We spoke to award-winning journalist, Iman Rappetti ahead of the launch of her highly-anticipated memoir
For some she’s known as the host of PowerTalk on Power FM weekdays from 9 – 12pm. For others she’s all that and so much more. We remember her years as eNCA's prime time face and fave. And with her experience in a wide range of media, Iman can finally add author to that list.
In a press release that Pan Macmillan released back in August 2017 when they first announced that they’d be publishing her memoir, she said:
‘To have the extraordinary opportunity to become an actual author is something I’ve only ever dreamed of. My fourteen-year-old self is dancing and shaking with excitement. Finally, the musings, writings that were either stored in a shoebox under my bed or were simply invisible words that made up my childhood thoughts, get to have clothing and get to come to life.’
Iman’s experience includes covering in-depth and complex political issues, while giving a platform to marginalised communities in order to uplift them and to tell their stories.
She’s worked on stories that have spanned across the globe and has traversed difficult narratives with the aim of holding people accountable and encouraging open-mindedness amongst the people of South Africa.
We sat down to ask her a few questions about her memoir, Becoming Iman.
1. What has been the hardest thing you’ve ever had to endure?
I’m going to pick from my hit list. Some of the earliest and the hardest will obviously be my father dying and I write about it in the book.
More recently it was an accident scene that I saw during the holiday and I got the news that the little girl died two days. I was hoping she survived. That was pretty hard to hear.
2. Your memoir captures everything from growing up during apartheid South Africa to talking about your father’s expulsion from his family right up until experiencing motherhood for the first time. There’s a wealth of emotions contained in your memoir – which parts were the most difficult, but most cathartic to write?
I suppose every piece of yourself that you go back to - which are sources or epicentres of pain - are always hard to write about, but you can’t set them up side by side and say you know this was what because we experience them so literally in different ways.
Like each experience kind of removes another layer creates or another layer of yourself. Pain is a very subjective thing, it depends on individuals.
When you go through it as a human you just realise how complex things are: joy, pain, loss and gain, you know?
You talked about the cathartic – I think being able to come out on the other side with most of your sanity intact, like that is kind of proof of being human; proof of our elasticity as human beings.
3. One thing that struck me in your book is that you mention that under the sky of freedom, many people of colour still carry the “pathology of the past.” Do you feel that writing this book is a letter of love and reassurance?
I am hoping that there is an invitation to go back to one’s self in this book in some of the anecdotes and stories and to kind of look at how damaged we’ve been by the kind of system we live under - a system which made us not love ourselves and made us not see ourselves as presenting attributes of beauty or things that are praise worthy unless you looked white.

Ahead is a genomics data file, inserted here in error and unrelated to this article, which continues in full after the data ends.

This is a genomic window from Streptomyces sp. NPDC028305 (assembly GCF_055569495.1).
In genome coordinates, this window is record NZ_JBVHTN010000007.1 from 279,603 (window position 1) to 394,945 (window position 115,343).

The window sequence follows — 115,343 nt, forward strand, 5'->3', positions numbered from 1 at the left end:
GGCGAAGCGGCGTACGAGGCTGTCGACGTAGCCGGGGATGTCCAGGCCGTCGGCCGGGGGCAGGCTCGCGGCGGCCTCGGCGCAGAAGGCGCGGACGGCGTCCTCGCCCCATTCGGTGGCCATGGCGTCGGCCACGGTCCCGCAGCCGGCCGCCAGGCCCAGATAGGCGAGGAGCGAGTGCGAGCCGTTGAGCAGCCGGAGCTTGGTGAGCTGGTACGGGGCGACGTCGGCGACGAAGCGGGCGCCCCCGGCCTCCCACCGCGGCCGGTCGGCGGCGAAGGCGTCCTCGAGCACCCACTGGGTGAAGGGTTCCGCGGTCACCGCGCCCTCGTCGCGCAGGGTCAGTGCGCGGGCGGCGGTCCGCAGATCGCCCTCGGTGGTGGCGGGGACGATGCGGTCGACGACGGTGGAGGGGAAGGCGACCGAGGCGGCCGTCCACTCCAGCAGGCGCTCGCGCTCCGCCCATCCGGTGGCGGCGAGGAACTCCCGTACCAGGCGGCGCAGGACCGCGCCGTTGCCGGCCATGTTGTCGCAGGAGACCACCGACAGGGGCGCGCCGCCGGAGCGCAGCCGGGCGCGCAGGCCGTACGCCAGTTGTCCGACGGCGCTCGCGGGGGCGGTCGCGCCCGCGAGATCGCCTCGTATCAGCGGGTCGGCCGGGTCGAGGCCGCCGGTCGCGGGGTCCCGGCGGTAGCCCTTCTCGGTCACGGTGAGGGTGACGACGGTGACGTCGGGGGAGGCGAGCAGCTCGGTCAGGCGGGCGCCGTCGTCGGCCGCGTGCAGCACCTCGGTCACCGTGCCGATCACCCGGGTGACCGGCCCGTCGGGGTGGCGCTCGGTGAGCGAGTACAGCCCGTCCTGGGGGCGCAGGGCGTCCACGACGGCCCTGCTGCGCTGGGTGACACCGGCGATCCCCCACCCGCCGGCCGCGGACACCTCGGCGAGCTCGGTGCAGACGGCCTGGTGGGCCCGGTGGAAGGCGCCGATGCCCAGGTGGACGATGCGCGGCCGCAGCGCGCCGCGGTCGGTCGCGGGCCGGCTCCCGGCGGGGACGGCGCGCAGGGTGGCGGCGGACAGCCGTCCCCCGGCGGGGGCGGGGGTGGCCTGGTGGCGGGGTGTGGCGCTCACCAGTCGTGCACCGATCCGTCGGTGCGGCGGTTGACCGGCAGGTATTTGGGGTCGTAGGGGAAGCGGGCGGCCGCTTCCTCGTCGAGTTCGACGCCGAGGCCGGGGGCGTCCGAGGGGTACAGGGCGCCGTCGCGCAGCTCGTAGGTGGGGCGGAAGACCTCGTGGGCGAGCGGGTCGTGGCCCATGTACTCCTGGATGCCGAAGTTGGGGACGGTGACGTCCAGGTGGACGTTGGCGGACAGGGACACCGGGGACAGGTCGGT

This book is about accepting the immense ways you can be beautiful and a way to kind of take back that which has been so damaged and destroyed in ourselves.
4. Why did you decide to write this memoir now?
I don’t know, I’ve been too busy being a journalist, I think.
I suppose every writer deals with the angst of, why do I feel that I have something to say. Why do I feel like my story deserves to be put down in a book somewhere?
I think it’s just a natural progression being stuck together, in a way it is now the time. Your heart feels full and out of the abundance you speak.
5. What one thing in the book do you think will surprise people who have followed your career?
Number one, it is not about my career per se. Number two is we - I think - people have certain ideas and notions of each other.
When you tell a story about yourself which is about your many dimensions some people might come away with a changed view. It might be a change of view that is negative or positive. I don’t know. It all depends on their interpretation.
6. Any advice you’d like to share with other women who want to write a book?
Just do it. We’ve allowed other people to curate our sense of being. To subtly determine what we think can and cannot do.
Every story is a story worth sharing. Just do it. Even now I’m terrified that this book is out there. I’m like ‘oh God what if it changes how people think about me or maybe what if it shortfalls other people’s expectations.
I couldn’t be paralysed by other people’s expectations. We all have to fly - birds fly in their own way they don’t borrow wings. You can’t borrow each other’s wings, you can fly because we were made to fly.
I hope this not the end of the adventure.
Needed time to drink this one in. My debut book #BecomingIman is in stores tomorrow! I feel like I'm dreaming. I would be invisible without the encouragement of family, listeners, viewers and readers over the years. You make this girl's heart happy. @Powerfm987 pic.twitter.com/fHRhz2Syyh— Iman Rappetti (@imanrappetti) April 30, 2018
Becoming Iman will be available from all leading book stores as of 1st of May. Stay tuned for a forthcoming excerpt from the book.
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